You are seeing the debate unfold before you On January 1, 2009, the national debt was $10.7 trillion. Today, the national debt is $16.2 trillion For numbers overload, visit usdebtclock.org usdebtclock.org
Who does the U.S. owe? See Special Topic 8 The Federal Budget and the National Debt for details The debt is divided into 2 categories: privately held (about 60%) and public (about 40%) Of the privately held debt, about one-half is owned by foreigners
"The fact that we are here today to debate raising America 's debt limit is a sign of leadership failure. It is a sign that the US Government cannot pay its own bills. It is a sign that we now depend on ongoing financial assistance from foreign countries to finance our Government's reckless fiscal policies. Increasing America 's debt weakens us domestically and internationally. Leadership means that, "the buck stops here.' Instead, Washington is shifting the burden of bad choices today onto the backs of our children and grandchildren. America has a debt problem and a failure of leadership. Americans deserve better." March, 2006 Senator Barack Obama
If you’re more interested: Fiscal stimulus package-Feb 2008 How federal spending has climbed since 2001 US government finance graphs WSJ-Short primer on the national debt WSJ_Wessel-Everything you wanted to know about the budget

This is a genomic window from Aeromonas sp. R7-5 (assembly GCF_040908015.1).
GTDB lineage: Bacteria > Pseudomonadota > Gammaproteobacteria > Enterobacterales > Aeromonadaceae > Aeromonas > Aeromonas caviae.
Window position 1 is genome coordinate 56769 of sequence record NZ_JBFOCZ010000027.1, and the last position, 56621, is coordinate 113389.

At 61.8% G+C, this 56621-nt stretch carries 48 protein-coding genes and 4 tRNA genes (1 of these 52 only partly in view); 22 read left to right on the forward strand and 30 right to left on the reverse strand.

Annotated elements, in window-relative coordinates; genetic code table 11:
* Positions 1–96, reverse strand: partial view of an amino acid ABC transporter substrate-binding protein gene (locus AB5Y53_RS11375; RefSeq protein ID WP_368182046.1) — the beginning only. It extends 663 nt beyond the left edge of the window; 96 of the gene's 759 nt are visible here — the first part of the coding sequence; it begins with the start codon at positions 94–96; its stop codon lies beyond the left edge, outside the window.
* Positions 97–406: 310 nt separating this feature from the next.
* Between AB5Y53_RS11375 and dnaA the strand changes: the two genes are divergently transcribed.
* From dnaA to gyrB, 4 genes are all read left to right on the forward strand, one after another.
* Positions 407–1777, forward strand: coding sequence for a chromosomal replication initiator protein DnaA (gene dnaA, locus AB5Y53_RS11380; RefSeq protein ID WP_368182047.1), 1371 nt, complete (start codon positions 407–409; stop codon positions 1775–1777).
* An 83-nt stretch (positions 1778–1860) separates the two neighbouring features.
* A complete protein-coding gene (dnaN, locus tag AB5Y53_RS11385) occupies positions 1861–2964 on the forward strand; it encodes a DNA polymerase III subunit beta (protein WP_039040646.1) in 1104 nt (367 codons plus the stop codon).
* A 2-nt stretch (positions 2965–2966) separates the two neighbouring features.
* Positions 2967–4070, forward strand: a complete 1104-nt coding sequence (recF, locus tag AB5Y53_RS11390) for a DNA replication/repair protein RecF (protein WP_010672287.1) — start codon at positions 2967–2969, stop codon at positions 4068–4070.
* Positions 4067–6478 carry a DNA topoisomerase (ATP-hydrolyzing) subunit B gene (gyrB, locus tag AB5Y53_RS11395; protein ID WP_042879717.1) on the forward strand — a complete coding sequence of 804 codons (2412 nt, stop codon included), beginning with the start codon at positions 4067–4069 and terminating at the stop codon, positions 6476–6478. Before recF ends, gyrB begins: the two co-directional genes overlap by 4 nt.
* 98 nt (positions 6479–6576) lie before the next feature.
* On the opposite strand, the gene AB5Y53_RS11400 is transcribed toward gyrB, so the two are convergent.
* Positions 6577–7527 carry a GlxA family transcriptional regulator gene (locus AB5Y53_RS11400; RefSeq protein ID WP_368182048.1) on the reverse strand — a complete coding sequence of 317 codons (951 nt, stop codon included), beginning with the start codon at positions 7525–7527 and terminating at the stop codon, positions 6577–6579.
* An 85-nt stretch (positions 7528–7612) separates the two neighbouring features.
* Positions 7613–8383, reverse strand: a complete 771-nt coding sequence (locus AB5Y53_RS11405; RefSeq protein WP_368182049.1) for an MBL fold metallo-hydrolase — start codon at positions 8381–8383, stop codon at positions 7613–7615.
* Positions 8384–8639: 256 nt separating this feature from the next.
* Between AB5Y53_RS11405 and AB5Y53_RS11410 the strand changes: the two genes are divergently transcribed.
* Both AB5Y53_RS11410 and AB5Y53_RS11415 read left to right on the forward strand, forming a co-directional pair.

How Much is a Trillion? Inquiring minds want to know
What does one TRILLION dollars look like? All this talk about “stimulus packages” and “bailouts”... A billion dollars... A hundred billion dollars... Eight hundred billion dollars... One TRILLION dollars... What does that look like?
Here’s a hundred bucks We’ll start with a $100 dollar bill. Currently the largest U.S. denomination in general circulation. Most everyone has seen them, slightly fewer have owned them. Guaranteed to make friends wherever they go.
Serious coin A packet of one hundred $100 bills is less than 1/2" thick and contains $10,000. Fits in your pocket easily and is more than enough for a week or two of shamefully decadent fun.
One Million Dollars!!! Believe it or not, this next little pile is $1 million dollars (100 packets of $10,000). You could stuff that into a grocery bag and walk around with it.
That’s what I’m talkin’ about! While a measly $1 million looked a little unimpressive, $100 million is a little more respectable. It fits neatly on a standard pallet...
Holy cow! And $1 BILLION dollars... now we’re really getting somewhere...
Please have a seat Next we’ll look at ONE TRILLION dollars. This is that number we’ve been hearing so much about. What is a trillion dollars? Well, it’s a million million. It’s a thousand billion. It’s a one followed by 12 zeros. You ready for this?
And notice those pallets are double stacked $100 dollar bills! So the next time you hear your Congressman toss around the phrase “trillion dollars”... that’s what they’re talking about. $1 Trillion dollars:
Thomas Jefferson: “A government big enough to give you everything you want is strong enough to take everything you have.”